Phase-change materials (“PCMs”) can be organic, inorganic or mixed (eutectic) materials. Organic PCMs are chemically stable and have a high latent heat, however they are expensive and have low energy density (and are often flammable), whereas inorganic PCMs, while cheaper, are prone to chemical instability and can corrode their containers. Eutectic PCMs are expensive – typically 2-3 times more costly than organic or inorganic PCMs.
For heating systems, the temperature at which the phase change occurs must be within a comfortable range, limiting the number of suitable materials. Water, for example is generally unsuitable for use as a PCM for heating as the freezing point is zero degrees Celsius, which is cold! It is however appropriate for use in cooling systems.
It is also more efficient for solar-powered systems if the temperature at which the phase change occurs in line with day-time/night-time temperature changes. Sodium sulphate melts at 32oC, which is close to typical summer temperatures, and slightly higher than the comfort range of about 24-28oC, meaning it could be suitable as a PCM for heating systems.
As with sensible storage systems, latent heat systems also involve significant space requirements for housing the storage media, which can limit their practical use.
Thermochemical energy storage
Thermochemical storage uses reversible chemical reactions to store heating or cooling capacity in the form of chemical compounds. Energy is stored via endothermic reactions (chemical reactions which absorb heat) and released in exothermic reactions (chemical reactions which emit heat), achieving energy densities 5 to 20 times greater than sensible storage. The most common type of reaction used for this process is the hydration of salts – the storage system is charged by the endothermic thermal dehydration of the respective higher hydrated salt, and discharged by exothermic re-hydration.
Thermochemical energy storage is less advanced than sensible or latent heat processes, however, there has been significant research into this technology, including an EU-funded project in Germany which demonstrated two separate concepts, using calcium hydroxide and manganese oxide. A recent study concluded that calcium carbonate processes have the most experimental support and should be attempted at a research plant scale, while the manganese oxide cycle, while less developed, could be a suitable application for desert climates.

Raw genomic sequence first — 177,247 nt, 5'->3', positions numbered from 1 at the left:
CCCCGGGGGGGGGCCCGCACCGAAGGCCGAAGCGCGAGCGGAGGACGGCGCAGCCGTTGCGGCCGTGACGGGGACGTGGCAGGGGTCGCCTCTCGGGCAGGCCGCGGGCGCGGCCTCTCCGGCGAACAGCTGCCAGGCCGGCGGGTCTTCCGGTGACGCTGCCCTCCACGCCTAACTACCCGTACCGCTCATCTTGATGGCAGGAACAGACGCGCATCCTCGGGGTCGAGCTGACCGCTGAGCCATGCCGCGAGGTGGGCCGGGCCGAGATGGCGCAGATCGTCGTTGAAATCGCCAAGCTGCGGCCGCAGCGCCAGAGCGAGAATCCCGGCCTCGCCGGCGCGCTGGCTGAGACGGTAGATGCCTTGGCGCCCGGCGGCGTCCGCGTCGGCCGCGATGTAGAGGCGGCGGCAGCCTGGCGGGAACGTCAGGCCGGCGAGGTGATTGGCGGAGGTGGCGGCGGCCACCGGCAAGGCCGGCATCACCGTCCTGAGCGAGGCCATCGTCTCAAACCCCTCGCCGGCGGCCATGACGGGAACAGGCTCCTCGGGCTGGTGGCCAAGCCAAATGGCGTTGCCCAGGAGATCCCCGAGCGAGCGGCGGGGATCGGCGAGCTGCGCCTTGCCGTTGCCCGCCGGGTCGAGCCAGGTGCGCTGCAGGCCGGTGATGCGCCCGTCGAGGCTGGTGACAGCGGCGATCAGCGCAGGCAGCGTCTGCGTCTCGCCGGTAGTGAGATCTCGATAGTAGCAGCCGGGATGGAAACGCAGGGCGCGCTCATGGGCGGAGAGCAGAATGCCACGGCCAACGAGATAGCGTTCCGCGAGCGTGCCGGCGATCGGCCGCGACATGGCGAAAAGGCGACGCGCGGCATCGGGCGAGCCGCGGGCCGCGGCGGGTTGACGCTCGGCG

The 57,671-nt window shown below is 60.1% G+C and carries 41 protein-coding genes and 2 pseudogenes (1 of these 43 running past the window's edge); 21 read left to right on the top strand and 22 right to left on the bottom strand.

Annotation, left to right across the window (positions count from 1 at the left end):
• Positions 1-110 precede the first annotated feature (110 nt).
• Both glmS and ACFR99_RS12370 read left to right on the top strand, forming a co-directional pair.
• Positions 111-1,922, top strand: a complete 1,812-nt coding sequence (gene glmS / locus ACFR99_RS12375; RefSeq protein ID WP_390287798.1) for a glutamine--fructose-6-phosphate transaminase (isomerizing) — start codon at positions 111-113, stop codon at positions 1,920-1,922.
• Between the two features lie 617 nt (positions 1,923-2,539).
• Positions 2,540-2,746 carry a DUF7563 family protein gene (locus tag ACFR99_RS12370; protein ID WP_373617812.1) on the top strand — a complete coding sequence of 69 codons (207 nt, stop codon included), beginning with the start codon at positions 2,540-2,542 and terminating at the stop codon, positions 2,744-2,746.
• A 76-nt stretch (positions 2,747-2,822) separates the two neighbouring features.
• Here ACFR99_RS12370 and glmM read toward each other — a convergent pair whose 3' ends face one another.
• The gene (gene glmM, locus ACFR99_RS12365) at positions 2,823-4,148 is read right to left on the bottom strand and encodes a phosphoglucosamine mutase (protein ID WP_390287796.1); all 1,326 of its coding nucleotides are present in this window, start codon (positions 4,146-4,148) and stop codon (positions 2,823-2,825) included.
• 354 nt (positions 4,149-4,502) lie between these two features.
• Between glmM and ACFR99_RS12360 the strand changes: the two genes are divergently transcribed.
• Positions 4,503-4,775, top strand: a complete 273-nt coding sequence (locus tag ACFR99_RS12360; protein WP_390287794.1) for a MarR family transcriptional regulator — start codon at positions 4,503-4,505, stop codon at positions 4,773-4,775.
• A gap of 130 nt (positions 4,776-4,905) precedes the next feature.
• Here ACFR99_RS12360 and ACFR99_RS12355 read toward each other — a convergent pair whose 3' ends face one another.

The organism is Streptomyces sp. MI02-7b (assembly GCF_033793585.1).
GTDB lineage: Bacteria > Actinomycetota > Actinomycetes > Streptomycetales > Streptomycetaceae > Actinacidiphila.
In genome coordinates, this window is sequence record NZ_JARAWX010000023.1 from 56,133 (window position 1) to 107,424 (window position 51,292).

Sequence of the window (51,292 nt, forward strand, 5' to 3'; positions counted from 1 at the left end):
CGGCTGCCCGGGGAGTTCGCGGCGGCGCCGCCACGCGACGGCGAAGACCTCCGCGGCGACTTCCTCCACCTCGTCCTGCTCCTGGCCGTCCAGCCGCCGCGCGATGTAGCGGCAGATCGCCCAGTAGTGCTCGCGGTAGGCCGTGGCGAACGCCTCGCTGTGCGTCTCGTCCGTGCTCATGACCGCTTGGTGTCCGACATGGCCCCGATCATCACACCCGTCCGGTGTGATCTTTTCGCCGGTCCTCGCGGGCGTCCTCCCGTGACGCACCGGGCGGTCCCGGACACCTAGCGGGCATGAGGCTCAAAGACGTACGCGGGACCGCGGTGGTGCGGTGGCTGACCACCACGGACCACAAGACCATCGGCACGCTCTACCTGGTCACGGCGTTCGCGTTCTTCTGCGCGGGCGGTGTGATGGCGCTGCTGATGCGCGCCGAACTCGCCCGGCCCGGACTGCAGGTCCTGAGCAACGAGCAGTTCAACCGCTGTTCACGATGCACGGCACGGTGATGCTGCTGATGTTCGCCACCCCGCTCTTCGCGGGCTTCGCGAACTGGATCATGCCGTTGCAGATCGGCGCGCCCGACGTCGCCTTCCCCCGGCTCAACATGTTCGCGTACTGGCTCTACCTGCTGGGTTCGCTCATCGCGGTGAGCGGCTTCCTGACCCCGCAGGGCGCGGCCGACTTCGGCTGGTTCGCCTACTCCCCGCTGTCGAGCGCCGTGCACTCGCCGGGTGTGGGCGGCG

Not quite there yet
Various types TES systems have been deployed around the world, but whilst it shows some promise, the technology has yet to truly break through to the mainstream, in fact, the global market is only forecast to reach US$ 1.8 billion by 2020, compared with the market for battery storage which is projected to be US$ 1.7 billion in the US alone in 2020, and US$ 400 billion globally by 2030. The challenges are summarised well in the 2014 report into TES by UKERC:
“Provision of heat in the transition to a low carbon economy is a significant challenge. Heat networks currently supply less than 2% of the UK’s space heating compared to approximately 16% in Germany. Heat networks allow large scale storage systems to be used that provide efficient storage and effective load shifting capability; expansion of heat networks in the UK is possible in areas of high heat demand although cost of installations is high at present. If the electricity supply is decarbonised, combined heat and power will no longer be the lowest carbon option and large MW-scale heat pumps may prove preferential.
The wide-scale adoption of air source heat pumps for space heating will require significant investments due to the seasonal variation and magnitude of peak winter loads. Strengthening of the low voltage electrical network and significant additional generation capacity will be needed in addition to major building refurbishment to reduce heat loads. Distributed thermal energy storage can provide a significant load shifting capability on a diurnal basis. However, without the development of effective latent or thermochemical heat storage systems, the storage volumes required will be large and difficult to integrate into existing domestic dwellings.”